Tourism, long regarded as a luxury by the powers that be, may finally be seen as a more integral part of the economy. At every step, Prime Minister Narendra Modi has indicated that he prioritises tourism as a way to make India more developed. As another World Tourism Day is upon us, it is a good time to look ahead at what can be done.
Undoubtedly the opportunities are immense. The Minister for Tourism Shripad Y Naik actually has the opportunity to transform the ministry as one of the low priority ones to a key one, which will be part of many a wider decision making process. Tourism has the clout of generating a positive soft power image for a nation, and many a nation, from major countries such as the US or France or Italy to diverse ones such as Thailand and Jamaica and Mauritius have made it a key sector for their economies.
Right now India gets about 6.8 million inbound visitors or Foreign Tourist Arrivals (FTAs). This figure is about .7 per cent of global tourism and India should aim at least 1 per cent of global tourists – and that is a conservative goal. The number of domestic tourists is harder to determine as many work trips also get counted as tourism, whereas a more accurate measure might be the number of hotel nights – more difficult to measure in India’s vast informal economy. The number quoted, a guesstimate – is about 800 million, though obviously not all of it is translating into hotel nights or adding to the economy. India needs to aim at least 8 million FTAs by 2015, preferably more.
Tourism infrastructure, or the lack of it, is huge deterrent for many tourists in India. Drastic improvement in the quality of existing tourism infrastructure is needed – from quality of roads and highways, accountable public transport, especially cabs, good, efficient, affordable air and rail connectivity are a must. An upgrade of India’s trains and more airports are urgently needed. Aspects that have puzzled foreign tourists such as the lack of clean washrooms on highways or adequate retail, or even pavements and pedestrian walkways in cities just need little application by authorities. Better maintenance of monuments and tourism attractions, more stringent laws to preserve heritage, better regulatory framework to punish those damaging tourism sites. Preservation of natural heritage similarly requires better laws and protection agencies. Sustainable tourism will be key as more and more Indians travel for pleasure.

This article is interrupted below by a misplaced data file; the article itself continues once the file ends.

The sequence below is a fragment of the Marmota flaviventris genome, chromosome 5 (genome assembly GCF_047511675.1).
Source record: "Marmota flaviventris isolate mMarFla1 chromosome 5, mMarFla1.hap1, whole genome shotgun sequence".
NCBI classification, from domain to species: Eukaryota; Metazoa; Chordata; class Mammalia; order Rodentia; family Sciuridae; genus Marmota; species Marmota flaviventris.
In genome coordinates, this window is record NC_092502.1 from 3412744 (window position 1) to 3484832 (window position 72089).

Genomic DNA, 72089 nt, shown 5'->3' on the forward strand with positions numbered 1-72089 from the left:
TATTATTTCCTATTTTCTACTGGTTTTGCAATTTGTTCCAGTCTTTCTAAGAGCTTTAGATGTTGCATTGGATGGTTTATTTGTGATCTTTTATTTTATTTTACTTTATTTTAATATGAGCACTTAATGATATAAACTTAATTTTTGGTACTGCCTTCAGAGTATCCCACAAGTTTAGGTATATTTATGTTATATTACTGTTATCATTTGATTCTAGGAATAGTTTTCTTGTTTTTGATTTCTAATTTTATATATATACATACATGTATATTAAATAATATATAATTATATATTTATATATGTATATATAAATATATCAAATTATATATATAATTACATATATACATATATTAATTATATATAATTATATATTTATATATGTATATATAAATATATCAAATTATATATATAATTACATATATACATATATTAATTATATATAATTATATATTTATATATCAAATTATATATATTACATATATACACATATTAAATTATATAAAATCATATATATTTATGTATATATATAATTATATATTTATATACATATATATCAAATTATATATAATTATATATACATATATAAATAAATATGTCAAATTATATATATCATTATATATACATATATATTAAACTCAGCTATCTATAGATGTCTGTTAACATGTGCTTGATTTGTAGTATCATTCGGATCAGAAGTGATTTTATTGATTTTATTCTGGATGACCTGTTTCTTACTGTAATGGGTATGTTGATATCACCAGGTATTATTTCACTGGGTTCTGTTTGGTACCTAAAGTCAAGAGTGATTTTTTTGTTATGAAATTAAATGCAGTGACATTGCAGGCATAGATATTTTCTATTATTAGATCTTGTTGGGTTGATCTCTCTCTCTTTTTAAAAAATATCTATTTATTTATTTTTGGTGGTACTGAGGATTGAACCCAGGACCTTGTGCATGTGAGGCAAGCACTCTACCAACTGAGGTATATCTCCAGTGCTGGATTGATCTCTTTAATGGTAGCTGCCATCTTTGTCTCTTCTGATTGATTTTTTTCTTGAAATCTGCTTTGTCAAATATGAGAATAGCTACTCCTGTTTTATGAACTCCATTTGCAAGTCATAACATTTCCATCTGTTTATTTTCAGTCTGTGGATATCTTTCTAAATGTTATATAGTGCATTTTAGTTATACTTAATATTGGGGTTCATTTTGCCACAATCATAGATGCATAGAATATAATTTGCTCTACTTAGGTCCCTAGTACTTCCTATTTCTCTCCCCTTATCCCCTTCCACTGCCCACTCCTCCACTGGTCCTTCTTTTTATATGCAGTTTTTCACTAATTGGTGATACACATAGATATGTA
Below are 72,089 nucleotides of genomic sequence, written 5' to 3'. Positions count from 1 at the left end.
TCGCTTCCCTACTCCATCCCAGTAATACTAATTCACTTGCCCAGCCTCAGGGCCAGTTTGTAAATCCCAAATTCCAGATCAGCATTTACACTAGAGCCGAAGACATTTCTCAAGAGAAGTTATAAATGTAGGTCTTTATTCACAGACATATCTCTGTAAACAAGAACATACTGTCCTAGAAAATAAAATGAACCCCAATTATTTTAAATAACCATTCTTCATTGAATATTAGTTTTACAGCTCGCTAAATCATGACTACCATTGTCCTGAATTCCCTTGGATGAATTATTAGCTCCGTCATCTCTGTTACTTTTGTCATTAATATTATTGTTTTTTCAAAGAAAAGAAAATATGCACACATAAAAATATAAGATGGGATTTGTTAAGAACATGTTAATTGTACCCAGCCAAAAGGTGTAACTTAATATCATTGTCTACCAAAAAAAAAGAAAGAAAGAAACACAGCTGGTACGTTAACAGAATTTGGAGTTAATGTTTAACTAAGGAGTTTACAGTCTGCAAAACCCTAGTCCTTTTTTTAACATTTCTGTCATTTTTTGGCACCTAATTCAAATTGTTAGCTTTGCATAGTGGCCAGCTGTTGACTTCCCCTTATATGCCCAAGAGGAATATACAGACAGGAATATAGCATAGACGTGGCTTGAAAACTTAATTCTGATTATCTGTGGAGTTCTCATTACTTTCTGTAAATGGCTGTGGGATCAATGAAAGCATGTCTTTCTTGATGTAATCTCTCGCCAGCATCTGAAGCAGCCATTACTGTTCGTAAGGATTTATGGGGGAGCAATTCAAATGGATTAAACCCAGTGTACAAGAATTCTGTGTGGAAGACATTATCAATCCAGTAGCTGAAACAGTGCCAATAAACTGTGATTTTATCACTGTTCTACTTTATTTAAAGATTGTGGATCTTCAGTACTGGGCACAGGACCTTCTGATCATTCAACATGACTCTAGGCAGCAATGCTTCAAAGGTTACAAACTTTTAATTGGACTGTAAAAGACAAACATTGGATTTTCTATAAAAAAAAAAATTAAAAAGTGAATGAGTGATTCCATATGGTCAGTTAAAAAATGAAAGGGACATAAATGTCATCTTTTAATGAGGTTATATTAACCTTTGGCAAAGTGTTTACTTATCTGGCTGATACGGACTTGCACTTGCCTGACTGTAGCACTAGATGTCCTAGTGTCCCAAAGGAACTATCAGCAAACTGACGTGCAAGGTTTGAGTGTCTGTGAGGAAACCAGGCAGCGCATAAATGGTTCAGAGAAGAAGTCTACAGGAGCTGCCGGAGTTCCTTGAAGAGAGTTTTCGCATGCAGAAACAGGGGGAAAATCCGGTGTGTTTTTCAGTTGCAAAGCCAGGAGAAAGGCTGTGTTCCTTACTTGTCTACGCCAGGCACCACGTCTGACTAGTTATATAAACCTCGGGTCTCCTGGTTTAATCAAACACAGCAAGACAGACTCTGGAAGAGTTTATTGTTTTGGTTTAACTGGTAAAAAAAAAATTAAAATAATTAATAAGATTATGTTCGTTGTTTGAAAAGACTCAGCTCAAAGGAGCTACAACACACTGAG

Cleaning up India is must and should be done not for the tourist, but for citizens. India has a huge health burden simply due to unclean cities, polluted air and water, inadequate treatment of sewage. Rivers such as the Ganga and Yamuna are particularly badly affected, yet these rivers are also huge draws for tourists. Having more facilities such as pleasure boating, rafting, sailing etc on them could bring in a whole new level of tourists to India’s waterscapes.